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SQL: Fastest way to insert new records where one doesn’t already exist

Fastest way to insert new records where one doesn’t already exist

SQL Developers come across this scenario quite often – having to insert records into a table where a record doesn’t already exist.

The age-old technique and I suspect most common practice is doing a left join where the values are null from the table being inserted into. Even though this is simple, is it the fastest way?

That’s when this curious consultant started wondering what’s the fastest way to insert new records where one doesn’t already exist during a single process?

 

The Different Techniques

Other than the LEFT JOIN, what are other ways to accomplish this? Here are a few common ways that will be benchmarked:

  1. Insert Where Not Exists
  2. MERGE
  3. Insert Except
  4. LEFT JOIN

 

Setting Things Up for the Speed Test

For testing purposes, the SQL code was executed on a Windows 2012 Server with 128GB memory, 16 core CPU rated at 2.54 Ghz, using Microsoft SQL Server 2014.

 

To ensure SQL Server didn’t keep any queries (or anything for that matter) cached, the following code was run before each test:

Two tables are created, and populated with up to 50 million rows. The primary keys are the same:

Here are the full code snippets for each technique:

#

Code
1) Insert Where Not Exists
2) Merge
3) Insert Except
4) Left Join

 

The Results Are In!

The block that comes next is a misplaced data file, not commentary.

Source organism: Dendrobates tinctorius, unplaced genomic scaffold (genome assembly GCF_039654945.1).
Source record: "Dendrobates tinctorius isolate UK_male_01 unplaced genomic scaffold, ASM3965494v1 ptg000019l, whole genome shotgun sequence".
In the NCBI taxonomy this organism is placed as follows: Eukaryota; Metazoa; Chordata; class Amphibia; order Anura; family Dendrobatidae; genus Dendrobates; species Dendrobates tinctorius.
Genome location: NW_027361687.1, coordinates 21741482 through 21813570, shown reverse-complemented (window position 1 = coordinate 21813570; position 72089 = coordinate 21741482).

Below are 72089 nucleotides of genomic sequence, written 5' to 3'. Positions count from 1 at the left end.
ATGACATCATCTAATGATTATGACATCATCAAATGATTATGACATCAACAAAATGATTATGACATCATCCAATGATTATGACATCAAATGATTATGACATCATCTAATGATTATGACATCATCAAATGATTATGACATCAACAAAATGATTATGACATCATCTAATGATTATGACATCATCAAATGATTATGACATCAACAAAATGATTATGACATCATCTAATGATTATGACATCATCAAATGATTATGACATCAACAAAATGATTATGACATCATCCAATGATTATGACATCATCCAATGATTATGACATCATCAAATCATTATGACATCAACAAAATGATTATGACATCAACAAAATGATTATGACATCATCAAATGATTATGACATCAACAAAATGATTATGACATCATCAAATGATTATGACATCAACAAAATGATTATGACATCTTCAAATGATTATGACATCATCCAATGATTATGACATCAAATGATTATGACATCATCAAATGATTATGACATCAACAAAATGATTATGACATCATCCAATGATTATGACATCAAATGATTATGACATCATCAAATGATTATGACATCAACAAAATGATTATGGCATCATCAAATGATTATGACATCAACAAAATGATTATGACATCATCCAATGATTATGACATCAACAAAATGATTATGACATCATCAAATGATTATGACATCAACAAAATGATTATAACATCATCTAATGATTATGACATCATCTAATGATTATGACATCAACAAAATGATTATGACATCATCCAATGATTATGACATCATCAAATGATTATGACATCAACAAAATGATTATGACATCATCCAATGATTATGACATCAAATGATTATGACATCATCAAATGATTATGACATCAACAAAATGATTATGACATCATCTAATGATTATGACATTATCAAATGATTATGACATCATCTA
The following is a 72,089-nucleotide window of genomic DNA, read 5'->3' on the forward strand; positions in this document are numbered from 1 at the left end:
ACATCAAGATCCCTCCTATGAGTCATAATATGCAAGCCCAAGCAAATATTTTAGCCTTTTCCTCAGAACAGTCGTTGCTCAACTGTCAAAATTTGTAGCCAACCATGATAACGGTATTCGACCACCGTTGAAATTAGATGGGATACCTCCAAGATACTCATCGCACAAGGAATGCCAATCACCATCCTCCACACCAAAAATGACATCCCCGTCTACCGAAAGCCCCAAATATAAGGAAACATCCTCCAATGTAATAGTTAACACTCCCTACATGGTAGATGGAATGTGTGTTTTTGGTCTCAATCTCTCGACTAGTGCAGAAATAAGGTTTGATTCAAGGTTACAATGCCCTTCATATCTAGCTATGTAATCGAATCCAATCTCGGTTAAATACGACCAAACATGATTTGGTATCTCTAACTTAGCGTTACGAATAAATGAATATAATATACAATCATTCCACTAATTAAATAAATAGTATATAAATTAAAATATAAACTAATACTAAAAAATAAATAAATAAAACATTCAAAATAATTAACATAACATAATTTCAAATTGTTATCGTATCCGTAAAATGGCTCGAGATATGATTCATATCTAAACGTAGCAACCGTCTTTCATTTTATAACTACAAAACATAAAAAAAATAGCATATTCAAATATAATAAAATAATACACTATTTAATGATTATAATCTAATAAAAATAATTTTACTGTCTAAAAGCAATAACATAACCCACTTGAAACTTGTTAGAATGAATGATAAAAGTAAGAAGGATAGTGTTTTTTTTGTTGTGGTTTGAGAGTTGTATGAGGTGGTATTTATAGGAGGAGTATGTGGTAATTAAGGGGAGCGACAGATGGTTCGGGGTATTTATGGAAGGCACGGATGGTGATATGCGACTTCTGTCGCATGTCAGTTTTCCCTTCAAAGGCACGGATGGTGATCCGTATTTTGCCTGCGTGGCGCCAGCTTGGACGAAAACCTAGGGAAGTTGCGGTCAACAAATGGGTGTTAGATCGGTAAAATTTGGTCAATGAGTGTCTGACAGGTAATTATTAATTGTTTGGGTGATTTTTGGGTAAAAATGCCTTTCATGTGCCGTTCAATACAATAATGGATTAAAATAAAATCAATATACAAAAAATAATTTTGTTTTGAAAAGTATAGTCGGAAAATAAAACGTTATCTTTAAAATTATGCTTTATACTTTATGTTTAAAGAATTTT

Here are the results, in milli-seconds, as to how long each technique took to execute.

The winner is highlighted in green.

Technique

Time to execute, in milliseconds, over 3 runs:

# Records:

50,000

500,000

5,000,000

50,000,000

500,000,000

1: Insert Where Not Exists

166, 166, 163

1006, 990, 1066

16183, 16386, 16280

168896, 169770, 171383

355310, 348843, 348780

2: Merge

243, 233, 233

2426, 2460, 2473

24813, 24610, 25000

255043, 255043, 255213

463486, 513423, 504380

3: Insert Except

173, 170, 173

850, 826, 870

16220, 16140, 16160

104223, 106333, 110643

221620, 221946, 222553

4: Left Join

140, 136, 140

716, 726, 760

15436, 15406, 15436

167053, 160610, 169553

344873, 315123, 342326

 

The Way To Go

Who else thought the LEFT JOIN would be the dominant player up through 500,000,000 records and beyond?

I never thought the LEFT JOIN would slow down as much as it did when hitting 50,000,000 records and more.

While it seems to dominate for less than 50,000,000, once that threshold is hit the INSERT EXCEPT option proved to be king.

I’ve left you the SQL code below, so feel free to use it as a basis for conducting your own performance benchmarks.

Leave a comment below and share the knowledge if you have any suggestions or other ways of doing this!

The SQL Source Code Used

 

  • Konstantinos

    Even after 2 years this is really helpful. Thank you David.

  • todd

    It would be interesting to see how these results compare to the “JFDI” approach described here http://stackoverflow.com/a/3408196/62600

    • Johnny Boy

      Whelp, the author posted the source code. Feel free to try it out and let us know. 🙂